Dean DeChiaro

‘Dreamers’ in Limbo After Senate Rejects Immigration Plans
It remains unclear when Congress will take up DACA legislation again

The Senate squandered three opportunities on Thursday to advance legislation that would protect so-called Dreamers from deportation and enhance border security measures.

Lawmakers could not muster the 60 votes needed on any of the three proposals, all of which would have offered a path to citizenship for at least 1.8 million Dreamers in return for some degree of border security. Eight Republicans crossed the aisle to support a last-ditch bipartisan deal announced Wednesday, but even that was not enough.

Senate Poised for Immigration Votes With Uncertain Outcome
None of the proposals appear to have support of at least 60 senators

The Senate is likely to hold test votes Thursday on four immigration proposals, none of which has an obvious route to passage or a clear-cut coalition of lawmakers backing it.

Democrats emerging from a meeting late Wednesday were noncommittal about their support for a compromise reached by the so-called Common Sense Coalition, one of the four proposals likely to get a cloture vote when the chamber reconvenes Thursday. Sixty votes are needed to advance.

Immigration Debate Sputters at the Starting Line
While McConnell and Schumer disagree, second federal judge issues DACA injunction

Updated 6:13 p.m. | The Senate kicked off its long-awaited immigration debate Tuesday not with the flurry of bipartisan cooperation that some lawmakers had hoped for, but with a thud.

Before a single vote was cast to amend the shell bill serving as the vehicle for a potential deal, leaders of both parties were at an impasse over how to structure the debate, which is aimed at reaching a compromise to protect 690,000 “Dreamers” from deportation and meeting President Donald Trump’s immigration enforcement and border security goals.

More Funds Sought for Wall, Detention Beds
‘We’re asking for about $3 billion, I think, this year for the wall,’ Mulvaney says

President Donald Trump’s fiscal 2019 budget proposal seeks $23 billion for border security and immigration enforcement funding, a sure sign that he will intensify his deportation agenda and clash again with Democrats during his second year in office. 

The administration will seek a total of $18 billion for fiscal 2018 and fiscal 2019 to build a U.S.-Mexico border wall, the Office of Management and Budget said Sunday, a request tied to ongoing congressional negotiations over the fate of “Dreamers” enrolled in the expiring Deferred Action for Childhood Arrivals program.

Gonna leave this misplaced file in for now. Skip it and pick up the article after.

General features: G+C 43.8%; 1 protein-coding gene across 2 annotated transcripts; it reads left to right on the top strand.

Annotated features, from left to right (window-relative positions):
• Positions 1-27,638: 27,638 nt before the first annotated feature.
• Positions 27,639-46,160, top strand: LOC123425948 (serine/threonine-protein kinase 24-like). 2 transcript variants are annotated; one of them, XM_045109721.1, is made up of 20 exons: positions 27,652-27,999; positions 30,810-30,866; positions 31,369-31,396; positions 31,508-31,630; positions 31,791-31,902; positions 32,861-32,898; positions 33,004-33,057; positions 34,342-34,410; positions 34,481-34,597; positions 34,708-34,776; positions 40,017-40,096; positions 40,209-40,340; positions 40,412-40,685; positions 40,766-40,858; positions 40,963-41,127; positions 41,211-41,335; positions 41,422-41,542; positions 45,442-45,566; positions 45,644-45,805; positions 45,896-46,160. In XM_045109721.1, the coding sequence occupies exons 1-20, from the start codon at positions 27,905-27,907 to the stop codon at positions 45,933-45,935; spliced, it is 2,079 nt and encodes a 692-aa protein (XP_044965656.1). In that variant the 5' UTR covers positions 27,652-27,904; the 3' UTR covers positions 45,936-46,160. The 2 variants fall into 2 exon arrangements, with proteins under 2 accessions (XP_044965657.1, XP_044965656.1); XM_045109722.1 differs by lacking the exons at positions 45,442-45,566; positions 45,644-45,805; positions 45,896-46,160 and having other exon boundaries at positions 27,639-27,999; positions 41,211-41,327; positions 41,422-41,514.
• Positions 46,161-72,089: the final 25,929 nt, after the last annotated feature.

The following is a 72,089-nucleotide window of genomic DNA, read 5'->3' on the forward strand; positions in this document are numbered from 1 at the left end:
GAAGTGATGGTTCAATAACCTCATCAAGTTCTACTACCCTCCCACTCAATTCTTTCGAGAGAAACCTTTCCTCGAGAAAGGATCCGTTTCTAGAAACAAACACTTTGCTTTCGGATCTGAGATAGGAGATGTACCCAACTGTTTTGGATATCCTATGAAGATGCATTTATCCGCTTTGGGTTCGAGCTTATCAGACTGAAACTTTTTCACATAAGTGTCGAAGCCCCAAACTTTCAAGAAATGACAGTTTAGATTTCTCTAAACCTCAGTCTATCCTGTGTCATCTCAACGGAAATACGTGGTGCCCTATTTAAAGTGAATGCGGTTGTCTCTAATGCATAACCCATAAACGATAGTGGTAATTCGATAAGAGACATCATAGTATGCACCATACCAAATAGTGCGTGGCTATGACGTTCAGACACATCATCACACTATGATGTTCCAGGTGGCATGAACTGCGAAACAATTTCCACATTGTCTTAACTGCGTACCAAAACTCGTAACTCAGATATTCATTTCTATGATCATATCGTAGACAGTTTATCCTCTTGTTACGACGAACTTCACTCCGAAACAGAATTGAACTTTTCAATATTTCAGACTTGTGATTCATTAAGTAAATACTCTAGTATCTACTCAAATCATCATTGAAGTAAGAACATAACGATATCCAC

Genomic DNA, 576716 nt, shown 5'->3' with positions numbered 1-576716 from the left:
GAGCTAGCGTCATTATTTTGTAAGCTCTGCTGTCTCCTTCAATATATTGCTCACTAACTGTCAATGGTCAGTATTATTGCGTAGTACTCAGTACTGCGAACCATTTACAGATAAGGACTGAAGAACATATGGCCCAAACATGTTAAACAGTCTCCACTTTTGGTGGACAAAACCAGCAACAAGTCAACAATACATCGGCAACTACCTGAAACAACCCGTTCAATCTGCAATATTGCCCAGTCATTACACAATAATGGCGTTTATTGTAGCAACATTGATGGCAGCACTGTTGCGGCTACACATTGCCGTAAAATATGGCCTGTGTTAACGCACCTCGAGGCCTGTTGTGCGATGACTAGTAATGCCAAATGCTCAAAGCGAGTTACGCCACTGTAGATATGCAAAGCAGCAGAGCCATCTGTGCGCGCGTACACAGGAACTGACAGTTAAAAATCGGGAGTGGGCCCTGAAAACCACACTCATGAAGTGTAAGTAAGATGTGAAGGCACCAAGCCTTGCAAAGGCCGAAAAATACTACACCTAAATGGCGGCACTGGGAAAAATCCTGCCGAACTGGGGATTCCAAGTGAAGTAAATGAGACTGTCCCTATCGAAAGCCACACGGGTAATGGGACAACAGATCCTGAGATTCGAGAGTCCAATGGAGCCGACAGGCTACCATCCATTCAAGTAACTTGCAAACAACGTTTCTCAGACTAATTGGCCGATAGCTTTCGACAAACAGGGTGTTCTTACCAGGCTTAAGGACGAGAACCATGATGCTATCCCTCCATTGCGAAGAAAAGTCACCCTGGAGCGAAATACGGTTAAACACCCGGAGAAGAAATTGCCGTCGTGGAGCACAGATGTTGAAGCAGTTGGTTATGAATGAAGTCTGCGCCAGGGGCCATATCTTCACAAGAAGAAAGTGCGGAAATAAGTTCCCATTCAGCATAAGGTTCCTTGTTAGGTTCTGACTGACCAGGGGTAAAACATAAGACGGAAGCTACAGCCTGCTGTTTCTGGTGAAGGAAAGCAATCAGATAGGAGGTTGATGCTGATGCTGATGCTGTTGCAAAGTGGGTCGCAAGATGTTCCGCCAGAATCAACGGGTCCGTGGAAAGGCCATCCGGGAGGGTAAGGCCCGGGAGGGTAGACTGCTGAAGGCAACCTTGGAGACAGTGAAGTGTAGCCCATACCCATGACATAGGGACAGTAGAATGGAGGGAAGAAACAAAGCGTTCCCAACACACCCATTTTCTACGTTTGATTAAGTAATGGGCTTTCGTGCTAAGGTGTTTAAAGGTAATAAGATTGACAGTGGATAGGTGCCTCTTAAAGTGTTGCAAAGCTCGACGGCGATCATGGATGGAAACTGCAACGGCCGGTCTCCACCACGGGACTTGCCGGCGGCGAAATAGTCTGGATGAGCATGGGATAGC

The ICE Man Cometh, Prompting a New Look at E-Verify
After high-profile federal raids, Congress is revisiting an employment verification system

When federal agents arrived at nearly 100 7-Eleven locations across the country last month to check the paperwork of store clerks selling Big Gulps and coffee, it was the clearest sign that President Donald Trump is serious about taking on employers who illegally hire undocumented immigrants.

Twenty-one arrests were made during the Jan. 10 raids at convenience stores in 17 states and the District of Columbia in what was the Trump administration’s strongest action yet targeting employers. Thomas Homan, acting director of U.S. Immigration and Customs Enforcement, said at the time that the raids sent “a strong message” to employers that “ICE will enforce the law, and if you are found to be breaking the law, you will be held accountable.”

Senate Immigration Debate to Begin With Blank Slate
“The amendment process will be fair to all sides,” McConnell says

Senate Majority Leader Mitch McConnell said Wednesday he will kick off next week’s debate over the fate of 690,000 “Dreamers” with a shell bill that does not include immigration-related language.

The debate “will have an amendment process that will ensure a level playing field at the outset,” the Kentucky Republican said on the Senate floor.

President Pitches ‘Dreamers’ Deal to Skeptical Congress
Signs of the ongoing immigration battle were seen all over the chamber Tuesday night

President Donald Trump used Tuesday night’s State of the Union address to rally a divided Congress behind his unpopular “compromise” plan to grant a path to citizenship for 1.8 million “Dreamers” in return for $25 billion for a border wall and other security measures.

As millions watched the self-described master salesman implore lawmakers who have been at odds for months over the Deferred Action for Childhood Arrivals program, there were unmistakable reminders of the immigration debate throughout the House chamber.

Trump’s ‘Dreamer’ Proposal Can’t Thread Legislative Needle
New immigration framework faces opposition from all sides

Near universal dismissal of President Donald Trump’s framework for legislation that would grant a pathway to citizenship for 1.8 million “Dreamers” underscores the difficult task for lawmakers racing to strike a deal that has eluded Congress for close to two decades.

Trump’s proposal, which calls for $25 billion to build a U.S.-Mexico border wall and limits on so-called chain migration, isn’t likely to fly in the Senate or the House, albeit for different reasons.

Immigration Framework Coming Next Week, Senators Say
Plan would boost border security and provide a DACA solution

A framework for immigration legislation that would beef up border security and provide a solution for undocumented “Dreamers” in the Deferred Action for Childhood Arrivals program is likely to emerge next week, Republican senators said Thursday after a meeting with President Donald Trump.